All posts tagged night

My Night in the Emergency Room – Aish

I was in my kitchen following directions for a new muffin recipe when the immersion blender got stuffed with the dried ingredients, clogging the sharp blades. For a second I thought to myself, let me unplug the machine, but somehow I didnt.

I know. Big mistake.

I put my finger in to scoop out the thickened flour and before I knew it the machine went swirling. I screamed out for my husband to call Hatzalah, the emergency volunteer corp. Grabbing a towel, I wrapped it tightly around my finger. We ran outside, my hand lifted, pointed to the sky.

A few moments later we heard the sound of sirens. My husband and I climbed into the ambulance. I was afraid to look and turned away as my finger was examined. No doubt about it, I needed to get to a hospital. I kept giving my husband a brave smile but the truth is, I had no idea about how much damage was done. I was frightened and scared. And yes, it was painful.

The Hatzalah volunteers raced us to a nearby hospital. They brought us in to the emergency room and reassured us that all will be all right.

All around me there were people waiting to be helped. Police were clustered around a room where they were guarding a crime victim with a gunshot wound. Some lay moaning on their stretchers. This is going to be a really long night, I thought to myself.

The Hatzalah crew took care of getting me checked in and quickly returned with news.

The doctor on call tonight is a wonderful plastic surgeon. Hes part of the local community and guess what his specialty is? Hands!

I was overwhelmed with gratitude.

I cant believe it, my husband added. I know him. We grew up together and went to the same shul as kids.

Even more unbelievable because the shul is in Sao Paulo, Brazil.

I was settled on a stretcher still holding up my heavily bandaged finger while we waited for the doctor who was treating another patient.

My husband began pacing. Is the pain terrible? he asked.

Its ok. I gave a thin smile.

So many thoughts were going through my head. Why didnt I just unplug that machine? What was I thinking? Who knows what this will involve? And wow, does this ever hurt!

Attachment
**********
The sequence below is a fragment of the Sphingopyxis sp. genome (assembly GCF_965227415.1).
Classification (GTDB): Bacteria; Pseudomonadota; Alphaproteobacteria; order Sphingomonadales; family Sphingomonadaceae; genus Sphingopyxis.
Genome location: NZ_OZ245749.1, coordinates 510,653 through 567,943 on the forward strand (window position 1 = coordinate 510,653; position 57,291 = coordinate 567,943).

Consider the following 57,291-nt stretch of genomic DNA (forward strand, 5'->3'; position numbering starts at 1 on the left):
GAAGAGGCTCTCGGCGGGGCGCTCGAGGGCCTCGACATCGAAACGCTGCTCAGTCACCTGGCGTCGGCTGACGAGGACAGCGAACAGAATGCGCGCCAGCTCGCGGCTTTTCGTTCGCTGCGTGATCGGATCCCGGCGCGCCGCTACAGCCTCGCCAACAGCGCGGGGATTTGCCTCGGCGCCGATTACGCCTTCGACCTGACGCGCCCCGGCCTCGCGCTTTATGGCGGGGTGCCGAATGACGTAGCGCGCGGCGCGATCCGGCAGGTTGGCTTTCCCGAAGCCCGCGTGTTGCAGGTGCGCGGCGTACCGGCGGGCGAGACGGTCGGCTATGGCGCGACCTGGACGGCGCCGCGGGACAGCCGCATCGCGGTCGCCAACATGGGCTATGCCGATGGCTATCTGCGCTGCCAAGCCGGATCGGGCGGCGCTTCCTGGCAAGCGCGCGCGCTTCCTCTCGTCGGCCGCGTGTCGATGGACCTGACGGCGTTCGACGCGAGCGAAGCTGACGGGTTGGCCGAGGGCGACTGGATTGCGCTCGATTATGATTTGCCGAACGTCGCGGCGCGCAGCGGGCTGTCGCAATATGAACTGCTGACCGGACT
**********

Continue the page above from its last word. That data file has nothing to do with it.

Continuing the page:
Then I remembered something my mother taught me years ago. When Joseph was sold by his brothers and taken down to Egypt, he was put into a caravan. Normally, there would be smelly tar taken as the caravans cargo but to spare Joseph the awful stench, God arranged that on this journey there would be fragrant spices instead. When Joseph would smell the spices hed realize that he was not forgotten. This would be a personal sign to him. Even in the midst of his pain and suffering, he was receiving a comforting message from Above.

At this moment I truly got it.

In the midst of your pain, look for a sign and seek a token of something good. Try to smell the sweet spices and youll get through your challenge feeling loved despite the pain.

Here we are in this emergency room, I said to my husband. Its the middle of the night, were both exhausted and I have no idea how this will turn out. But with it all, I feel comforted. The doctor here is a plastic surgeon hand specialist whom you grew up with! What are the odds? I am smelling the sweet spices. I am feeling the Almighty watching over me.

A short while later the doctor treated me and thank God I my hand will heal without lasting damage. We were finally ready to return home.

It had been a difficult day. That morning we had stood in the cemetery for the unveiling of my beloved mother, Rebbetzin Esther Jungreis. Prayers were recited and tears were shed. Even though the distance from that tragic moment of loss grows wider, the searing pain remains. I yearn for another conversation, another laugh, another Shabbos meal shared, another blessing that will never be.

But if we can hold onto the lessons that a parent has given us, then the soul is forever with us, guiding us, inspiring us, and infusing us with strength. That is the parents legacy.

That night my mothers words echoed to me in the night, bringing me comfort and soothing my soul.